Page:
In a cinematic career spanning four-plus decades Sana Na N’Hada has borne
witness to the best and the worst times in Guinea-Bissau.
He joined Amilcar Cabral’s revolutionary army in the heady days of the war for
independence. In the restive years following self-rule he set about making
evocative films that, at their very best, captured and challenged the prevailing
zeitgeist. Today, approaching his 65th year, undiminished and evermore
imaginative, he is still hard at work shedding light on the political and social
realities in his homeland.
N’Hada’s latest film Kadjike (Sacred Bush), 2014, is set on the pristine shores of
the Bijagos Archipelago, and follows the lives and rituals of the islanders as they
face up to the threat of drug traffickers in their midst.
In the past decade Guinea-Bissau has become the key transit hub for cocaine
trading between Latin America and Europe. The Bijagos Archipelago, a sprawling
mass of largely uninhabited islands, has been the focal point of trafficking activity
in the country that has turned it into what some observers call a “narco-state’.
On a simple level Kadjike is a coming of age drama. On a deeper level it is a
meditation on the schism between traditional Guinean customs and the rising tide of
modernity – something which has been a constant theme throughout N’Hada’s
On the eve of his initiation into adulthood Ankina is torn between his responsibilities
to his people and his love for a girl with whom custom forbids a relation. Drug
traffickers, promising a better life in the city, lure his boyhood friend Toh away
from the island. Facing important decisions at the crossroads of their young lives,
both boys must find a way out of their predicaments – a way back to their people.
The poignancy of this film lies in the juxtaposition between the natural beauty of the
archipelago and the imminent dangers that lurk in the shadows of this fragile world.
“I want to show people why the natural beauty of my country is so important and
why we need to stand together to prevent our nation and culture from harm,’
Kadjike is only N’Hada’s second feature film. His first, Xime (1994), follows the
struggles of a rice peasant confronted with losing his influence over his two sons
during the fight for independence.
In the intervening years N’Hada has flirted with both documentaries and shorts.
Despite his minimal output he is arguably one of the most important filmmakers on
the continent today and has long been regarded, along with his contemporary Flora
Gomes, as a titan of Guinean cinema. Both are credited with producing the first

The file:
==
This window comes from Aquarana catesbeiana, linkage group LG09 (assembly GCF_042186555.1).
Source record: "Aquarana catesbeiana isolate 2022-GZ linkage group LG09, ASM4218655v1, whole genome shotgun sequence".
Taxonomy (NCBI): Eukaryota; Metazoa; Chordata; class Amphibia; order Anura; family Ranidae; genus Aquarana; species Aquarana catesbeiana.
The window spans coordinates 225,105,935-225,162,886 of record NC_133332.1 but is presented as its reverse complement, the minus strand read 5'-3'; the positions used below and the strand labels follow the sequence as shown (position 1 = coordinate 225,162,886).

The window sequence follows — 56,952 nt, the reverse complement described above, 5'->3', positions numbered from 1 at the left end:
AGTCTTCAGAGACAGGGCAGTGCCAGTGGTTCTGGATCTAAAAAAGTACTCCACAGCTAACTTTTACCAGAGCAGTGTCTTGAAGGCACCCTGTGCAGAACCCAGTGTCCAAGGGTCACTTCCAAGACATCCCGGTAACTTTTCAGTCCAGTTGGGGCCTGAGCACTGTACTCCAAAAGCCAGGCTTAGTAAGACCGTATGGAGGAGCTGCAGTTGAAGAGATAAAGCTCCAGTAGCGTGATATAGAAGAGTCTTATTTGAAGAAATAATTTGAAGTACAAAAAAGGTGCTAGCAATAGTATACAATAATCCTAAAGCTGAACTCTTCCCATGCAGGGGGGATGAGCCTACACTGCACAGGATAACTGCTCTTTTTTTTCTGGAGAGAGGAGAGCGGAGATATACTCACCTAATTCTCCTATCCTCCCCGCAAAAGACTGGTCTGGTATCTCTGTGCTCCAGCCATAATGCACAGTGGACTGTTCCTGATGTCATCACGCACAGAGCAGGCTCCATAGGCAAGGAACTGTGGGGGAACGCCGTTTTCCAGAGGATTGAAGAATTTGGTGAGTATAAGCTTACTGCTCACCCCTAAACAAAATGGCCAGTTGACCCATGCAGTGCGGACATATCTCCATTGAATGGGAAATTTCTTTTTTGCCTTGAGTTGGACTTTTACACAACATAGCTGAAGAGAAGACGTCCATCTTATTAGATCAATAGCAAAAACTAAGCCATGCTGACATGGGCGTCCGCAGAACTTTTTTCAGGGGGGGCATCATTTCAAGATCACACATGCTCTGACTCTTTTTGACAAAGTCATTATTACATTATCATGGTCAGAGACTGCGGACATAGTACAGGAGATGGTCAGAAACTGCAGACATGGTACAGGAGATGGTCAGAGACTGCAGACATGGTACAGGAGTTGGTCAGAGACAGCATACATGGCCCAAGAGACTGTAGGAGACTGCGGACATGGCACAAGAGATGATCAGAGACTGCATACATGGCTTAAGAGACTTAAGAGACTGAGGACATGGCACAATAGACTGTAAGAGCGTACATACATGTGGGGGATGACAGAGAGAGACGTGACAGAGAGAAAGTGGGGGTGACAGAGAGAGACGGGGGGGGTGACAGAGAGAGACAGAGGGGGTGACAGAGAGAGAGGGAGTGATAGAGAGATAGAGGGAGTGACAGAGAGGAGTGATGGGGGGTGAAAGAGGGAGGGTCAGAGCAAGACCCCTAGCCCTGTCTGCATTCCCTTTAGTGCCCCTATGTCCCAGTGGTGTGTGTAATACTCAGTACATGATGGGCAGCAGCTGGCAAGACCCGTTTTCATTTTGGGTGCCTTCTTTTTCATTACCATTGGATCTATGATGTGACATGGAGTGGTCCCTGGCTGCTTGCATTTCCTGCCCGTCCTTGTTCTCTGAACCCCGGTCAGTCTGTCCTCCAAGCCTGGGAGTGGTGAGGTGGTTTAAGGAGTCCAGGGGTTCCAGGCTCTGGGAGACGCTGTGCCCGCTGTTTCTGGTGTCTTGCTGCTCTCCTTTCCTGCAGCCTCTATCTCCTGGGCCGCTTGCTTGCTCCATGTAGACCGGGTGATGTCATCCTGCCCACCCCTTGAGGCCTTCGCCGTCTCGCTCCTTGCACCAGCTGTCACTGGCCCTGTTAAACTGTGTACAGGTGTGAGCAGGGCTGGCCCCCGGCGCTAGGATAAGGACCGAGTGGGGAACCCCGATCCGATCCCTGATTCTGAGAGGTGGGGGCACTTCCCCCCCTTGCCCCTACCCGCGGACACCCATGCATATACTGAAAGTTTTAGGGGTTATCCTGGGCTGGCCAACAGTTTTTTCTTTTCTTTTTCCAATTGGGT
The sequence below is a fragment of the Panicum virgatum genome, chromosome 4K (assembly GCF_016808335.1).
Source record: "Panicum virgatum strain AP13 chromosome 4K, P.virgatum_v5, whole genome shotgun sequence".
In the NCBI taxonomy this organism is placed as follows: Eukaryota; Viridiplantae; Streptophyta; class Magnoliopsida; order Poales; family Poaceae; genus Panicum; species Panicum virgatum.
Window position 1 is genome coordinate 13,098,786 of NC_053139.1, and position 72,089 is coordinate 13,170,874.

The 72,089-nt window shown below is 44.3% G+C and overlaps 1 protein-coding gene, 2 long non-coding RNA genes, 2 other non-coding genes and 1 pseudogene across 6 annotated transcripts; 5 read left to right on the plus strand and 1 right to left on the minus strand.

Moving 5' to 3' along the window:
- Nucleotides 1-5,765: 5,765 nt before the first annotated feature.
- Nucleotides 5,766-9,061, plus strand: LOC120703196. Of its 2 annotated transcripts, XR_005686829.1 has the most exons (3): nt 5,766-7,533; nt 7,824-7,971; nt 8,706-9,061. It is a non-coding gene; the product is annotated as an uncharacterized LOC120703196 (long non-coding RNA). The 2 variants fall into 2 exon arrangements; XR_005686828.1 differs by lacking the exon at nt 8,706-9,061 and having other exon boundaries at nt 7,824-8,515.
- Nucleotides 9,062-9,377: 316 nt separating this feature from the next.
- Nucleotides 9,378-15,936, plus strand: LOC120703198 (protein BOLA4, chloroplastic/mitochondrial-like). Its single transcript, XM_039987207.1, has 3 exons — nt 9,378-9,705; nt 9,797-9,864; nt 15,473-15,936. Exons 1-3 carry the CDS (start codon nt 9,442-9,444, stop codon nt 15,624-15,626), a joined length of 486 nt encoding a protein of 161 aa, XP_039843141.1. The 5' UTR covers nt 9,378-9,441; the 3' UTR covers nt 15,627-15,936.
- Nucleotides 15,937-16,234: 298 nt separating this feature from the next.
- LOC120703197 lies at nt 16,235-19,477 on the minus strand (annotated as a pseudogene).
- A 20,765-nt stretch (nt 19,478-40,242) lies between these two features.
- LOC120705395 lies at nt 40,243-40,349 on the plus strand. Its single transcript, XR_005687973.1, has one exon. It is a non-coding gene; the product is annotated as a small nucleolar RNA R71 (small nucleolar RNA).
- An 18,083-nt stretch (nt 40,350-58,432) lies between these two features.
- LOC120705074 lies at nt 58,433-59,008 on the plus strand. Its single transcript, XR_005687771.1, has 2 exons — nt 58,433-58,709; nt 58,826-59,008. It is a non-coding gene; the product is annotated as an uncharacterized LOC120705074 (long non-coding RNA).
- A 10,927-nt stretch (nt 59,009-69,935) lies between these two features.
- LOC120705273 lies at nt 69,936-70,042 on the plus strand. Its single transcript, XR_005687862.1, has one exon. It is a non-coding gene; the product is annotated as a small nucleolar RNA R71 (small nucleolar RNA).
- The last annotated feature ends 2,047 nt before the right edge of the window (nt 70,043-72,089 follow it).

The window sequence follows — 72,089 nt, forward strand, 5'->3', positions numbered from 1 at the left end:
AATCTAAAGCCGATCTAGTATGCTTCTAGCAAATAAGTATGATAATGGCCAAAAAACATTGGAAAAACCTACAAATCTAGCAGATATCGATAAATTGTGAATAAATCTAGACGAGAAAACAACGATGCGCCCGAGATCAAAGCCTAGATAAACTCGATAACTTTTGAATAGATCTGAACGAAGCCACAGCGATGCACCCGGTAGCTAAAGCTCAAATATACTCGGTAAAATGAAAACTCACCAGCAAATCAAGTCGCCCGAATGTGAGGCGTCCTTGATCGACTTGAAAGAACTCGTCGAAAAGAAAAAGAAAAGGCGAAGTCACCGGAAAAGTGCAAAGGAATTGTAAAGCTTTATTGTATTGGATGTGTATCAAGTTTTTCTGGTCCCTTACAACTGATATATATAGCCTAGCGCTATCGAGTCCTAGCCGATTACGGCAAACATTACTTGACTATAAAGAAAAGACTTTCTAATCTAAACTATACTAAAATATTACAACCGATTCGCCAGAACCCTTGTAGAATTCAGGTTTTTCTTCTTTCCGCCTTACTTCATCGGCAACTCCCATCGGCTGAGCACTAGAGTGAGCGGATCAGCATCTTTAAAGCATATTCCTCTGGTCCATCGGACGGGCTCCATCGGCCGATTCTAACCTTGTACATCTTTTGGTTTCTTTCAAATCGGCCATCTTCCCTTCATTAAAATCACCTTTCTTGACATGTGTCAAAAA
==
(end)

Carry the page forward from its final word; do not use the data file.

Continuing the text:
ever fiction film (Mortu Nega, 1988) to be made in Guinea-Bissau.
N’Hada’s career in cinema began during his days as a revolutionary in Amilcar
Cabral’s independence movement. He was taught first aid to help out at the local
field hospitals, and with the remaining part of his time he went from village to
village to educate the people about the fight for independence. It was during this
time that he began to turn his back on his medical studies in favour of cinema. At
the behest of Cabral he travelled to Havana along with Gomes, studying under the
auspices of legendary Cuban cinematographer Santiago Àlvarez.
Upon his return to Guinea-Bissau he rejoined Cabral’s movement and set about
documenting the war of independence on film.
“I didn’t come into cinema because of talent but because I felt obligated to tell
certain stories. There has always been a question of necessity,’ N’Hada says.
In 1976, shortly after independence, N’Hada co-directed two short films with
Gomes: The Return of Cabral and Anos No Assa Luta – both tributes to the
revolution and to their great political icon, Cabral.
His life-long friendship and collaborations with Gomes has produced some seminal
works in the canon of Guinean cinema. His greatest recognition however has come
in the form of Sans Soleil, a documentary collaboration with French filmmaker Chris
Marker. Shot in the early eighties, it was recently voted one of the top five best
documentaries ever made.
As well as Gomes and Chris Marker, N’Hada counts celebrated Senegalese
filmmaker Sembene Ousmane and Cuba’s Santiago Àlvarez among his great
Despite all the uncertainty facing his country today N’Hada remains hopeful about
the future. As we speak, he is already turning his mind to his next feature, a film
documenting the positive effects of independence in his homeland.
With Luta Ca Caba Inda (The Struggle is Not Over Yet), an ongoing project first
shown in 2012, N’Hada may yet bequeath his most profound legacy to Guinean
cinema. Along with Gomes he has set out to find and make accessible the remains
of raw film material made in the country after independence but either lost or
damaged in the era of political upheaval.
For a man who has seen so much and lived through such uncertain times it is
perhaps the defining point of reference for his dedication to his country and his
people that he has found time, since 1979, to head the National Institute of Cinema
Kadjike, Sana Na N’Hada, Guinea-Bissau, 2013, duration 115 min, production LX
Films(Screened at Film Africa London, November 2014)
– Anne Laerke Koefoed